The Supreme Court and Racial Equality

 Fisher outside the Supreme Court

 Fisher vs. U of Texas Could Turn Back the Clock

The case of Fisher V The University of Texas dramatizes the fact that rulings by the Supreme Court can determine the life’s chances of entire groups of American citizens, especially the poor, the powerless and minorities. The fate of Afro-Americans has been determined to an extraordinary degree by Supreme Court decisions.  Several times there have been dramatic swings in the in the opinion of the High Court on the same issue, and the life chances of Afro-Americans were shaped by those swings.

Now the Court is about to rule on a case that could radically decrease the chances for Afro-Americans, and other minorities, to succeed in this country.  If the court kills all Affirmative Action programs it will cement the advantages whites have obtained due to over three centuries of race based slavery and caste discrimination based on the principle of “white supremacy.” Without Affirmative Action guidelines the white majority will award the lion’s share of the benefits offered by American society to their kith and kin.

Hence jobs for which racial minorities and women are equally qualified – or even slightly better – will be denied them in favor of white males who may be less qualified.  This was the normal way of doing things before the advent of Affirmative Action programs.  Hence Affirmative Action requirements are dsigned to level the playing field, not give Afro-Americans and other minorities an unfair advantage.

It has proved an effective remedy for the practice systematic discrimination against the protected groups that restricted their chances of success in a highly competitive society in the past, and offers protection against institutional racism in American society today.  There is a supreme irony in the fact that the present case involves race and admissions policy at the University of Texas, because it’s the site of the landmark case Sweatt V. Painter.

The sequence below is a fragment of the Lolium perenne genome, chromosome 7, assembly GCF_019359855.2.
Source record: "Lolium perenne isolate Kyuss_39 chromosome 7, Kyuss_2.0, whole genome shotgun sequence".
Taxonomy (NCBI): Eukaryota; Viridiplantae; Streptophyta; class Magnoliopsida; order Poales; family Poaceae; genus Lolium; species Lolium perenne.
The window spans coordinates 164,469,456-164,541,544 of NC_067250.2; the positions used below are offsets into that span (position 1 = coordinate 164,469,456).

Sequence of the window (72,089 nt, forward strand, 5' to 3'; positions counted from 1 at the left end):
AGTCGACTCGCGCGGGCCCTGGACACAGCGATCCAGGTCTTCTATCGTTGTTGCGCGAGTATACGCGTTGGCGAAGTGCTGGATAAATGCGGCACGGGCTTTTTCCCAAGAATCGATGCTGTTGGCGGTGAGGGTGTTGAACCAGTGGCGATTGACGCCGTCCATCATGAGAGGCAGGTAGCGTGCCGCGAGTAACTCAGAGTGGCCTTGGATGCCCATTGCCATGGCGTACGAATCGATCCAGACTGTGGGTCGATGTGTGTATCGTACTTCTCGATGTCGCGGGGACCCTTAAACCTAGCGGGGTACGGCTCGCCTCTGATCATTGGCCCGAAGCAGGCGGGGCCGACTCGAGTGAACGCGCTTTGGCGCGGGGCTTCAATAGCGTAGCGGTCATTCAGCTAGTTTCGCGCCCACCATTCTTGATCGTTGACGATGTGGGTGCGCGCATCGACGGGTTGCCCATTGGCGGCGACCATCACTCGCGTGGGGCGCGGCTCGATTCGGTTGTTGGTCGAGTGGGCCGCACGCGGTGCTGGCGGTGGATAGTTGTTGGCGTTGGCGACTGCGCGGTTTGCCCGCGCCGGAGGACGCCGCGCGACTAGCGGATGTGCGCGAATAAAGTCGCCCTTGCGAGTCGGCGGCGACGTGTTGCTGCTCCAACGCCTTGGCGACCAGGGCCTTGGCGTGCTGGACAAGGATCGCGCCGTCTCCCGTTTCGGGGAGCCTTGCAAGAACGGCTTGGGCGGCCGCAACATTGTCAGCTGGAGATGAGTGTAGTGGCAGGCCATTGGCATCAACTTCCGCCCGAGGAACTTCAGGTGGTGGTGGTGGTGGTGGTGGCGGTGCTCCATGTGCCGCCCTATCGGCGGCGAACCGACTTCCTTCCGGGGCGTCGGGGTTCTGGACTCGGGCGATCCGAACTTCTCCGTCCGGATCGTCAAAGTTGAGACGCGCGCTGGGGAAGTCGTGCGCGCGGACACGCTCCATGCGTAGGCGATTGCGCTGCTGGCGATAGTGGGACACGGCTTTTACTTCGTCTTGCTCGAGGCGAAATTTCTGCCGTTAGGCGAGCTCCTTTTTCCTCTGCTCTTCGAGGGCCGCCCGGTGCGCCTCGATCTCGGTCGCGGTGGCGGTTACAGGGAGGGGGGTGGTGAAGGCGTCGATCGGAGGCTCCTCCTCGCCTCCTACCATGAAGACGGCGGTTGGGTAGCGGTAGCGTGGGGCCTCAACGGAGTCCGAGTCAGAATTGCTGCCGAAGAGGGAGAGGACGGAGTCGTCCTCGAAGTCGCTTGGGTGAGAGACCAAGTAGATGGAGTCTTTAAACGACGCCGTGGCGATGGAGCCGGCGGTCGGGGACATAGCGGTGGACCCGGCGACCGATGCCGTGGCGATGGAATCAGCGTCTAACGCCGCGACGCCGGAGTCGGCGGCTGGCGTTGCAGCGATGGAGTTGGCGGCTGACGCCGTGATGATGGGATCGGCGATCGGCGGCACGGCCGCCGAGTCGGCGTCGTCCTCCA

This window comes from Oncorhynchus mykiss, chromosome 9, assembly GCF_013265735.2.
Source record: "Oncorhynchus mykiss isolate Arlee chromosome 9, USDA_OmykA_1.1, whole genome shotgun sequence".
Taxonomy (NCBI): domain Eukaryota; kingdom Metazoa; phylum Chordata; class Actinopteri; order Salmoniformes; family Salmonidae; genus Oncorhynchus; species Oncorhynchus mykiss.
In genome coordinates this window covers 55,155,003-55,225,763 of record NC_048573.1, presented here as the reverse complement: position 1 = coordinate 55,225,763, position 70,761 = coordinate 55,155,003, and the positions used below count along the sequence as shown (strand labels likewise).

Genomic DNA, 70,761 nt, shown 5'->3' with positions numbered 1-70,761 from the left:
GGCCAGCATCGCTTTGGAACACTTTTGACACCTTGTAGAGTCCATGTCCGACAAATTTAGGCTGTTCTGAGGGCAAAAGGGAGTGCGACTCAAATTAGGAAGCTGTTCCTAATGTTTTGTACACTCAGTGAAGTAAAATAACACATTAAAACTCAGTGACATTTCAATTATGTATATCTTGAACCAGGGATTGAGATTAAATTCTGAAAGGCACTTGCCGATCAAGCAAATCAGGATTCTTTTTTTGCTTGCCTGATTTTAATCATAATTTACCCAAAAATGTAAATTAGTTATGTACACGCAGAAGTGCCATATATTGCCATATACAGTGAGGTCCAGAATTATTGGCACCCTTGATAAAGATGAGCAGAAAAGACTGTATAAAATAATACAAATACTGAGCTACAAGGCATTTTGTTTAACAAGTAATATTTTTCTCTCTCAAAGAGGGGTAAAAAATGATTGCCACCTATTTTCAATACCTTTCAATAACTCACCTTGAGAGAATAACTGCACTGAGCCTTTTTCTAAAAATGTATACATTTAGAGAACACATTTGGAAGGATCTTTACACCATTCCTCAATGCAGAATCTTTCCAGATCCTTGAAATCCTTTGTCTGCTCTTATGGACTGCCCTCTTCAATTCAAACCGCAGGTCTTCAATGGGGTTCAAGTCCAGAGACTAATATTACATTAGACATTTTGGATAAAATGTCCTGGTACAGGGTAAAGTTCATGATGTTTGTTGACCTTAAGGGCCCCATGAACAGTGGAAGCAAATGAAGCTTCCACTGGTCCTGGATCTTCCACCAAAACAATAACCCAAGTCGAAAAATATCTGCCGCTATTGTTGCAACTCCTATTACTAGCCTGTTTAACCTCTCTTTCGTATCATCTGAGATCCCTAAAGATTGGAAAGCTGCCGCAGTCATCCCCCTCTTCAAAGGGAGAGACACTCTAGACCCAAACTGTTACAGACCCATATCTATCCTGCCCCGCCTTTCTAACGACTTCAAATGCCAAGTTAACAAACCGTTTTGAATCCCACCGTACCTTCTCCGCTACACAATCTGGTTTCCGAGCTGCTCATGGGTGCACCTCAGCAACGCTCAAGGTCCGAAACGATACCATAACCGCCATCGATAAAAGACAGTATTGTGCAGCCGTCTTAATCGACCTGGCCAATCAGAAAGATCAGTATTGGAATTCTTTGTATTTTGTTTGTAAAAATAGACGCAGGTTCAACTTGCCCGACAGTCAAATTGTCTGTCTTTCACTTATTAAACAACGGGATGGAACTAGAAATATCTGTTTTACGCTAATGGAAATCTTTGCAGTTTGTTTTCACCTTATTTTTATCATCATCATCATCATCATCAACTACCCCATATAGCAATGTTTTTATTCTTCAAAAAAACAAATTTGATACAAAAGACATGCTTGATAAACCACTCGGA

In 1950 Herman Marion Sweatt, a Houston Texas mail carrier who aspired to become a lawyer, won a suit against the law school at the University of Texas, which had denied him admission because of his race.  The Supreme Court’s ruling found that the University’s policy violated Sweatt’s constitutional rights under the Equal Protection Clause of the 14th Amendment, which had been defined as “Separate but Equal” in the court’s ruling on  the Plessy v Ferguson case of 1896.

When Sweatt’s lawyers convinced the Court that a law school set up for black students was demonstrably inferior, the University of Texas law School was forced to admit him. Now Abigail Fischer, a white female who was refused admission to the University of Texas, has filed a case charging racial discrimination under the Equal Protection Clause, claiming she was not admitted to the University because of her race.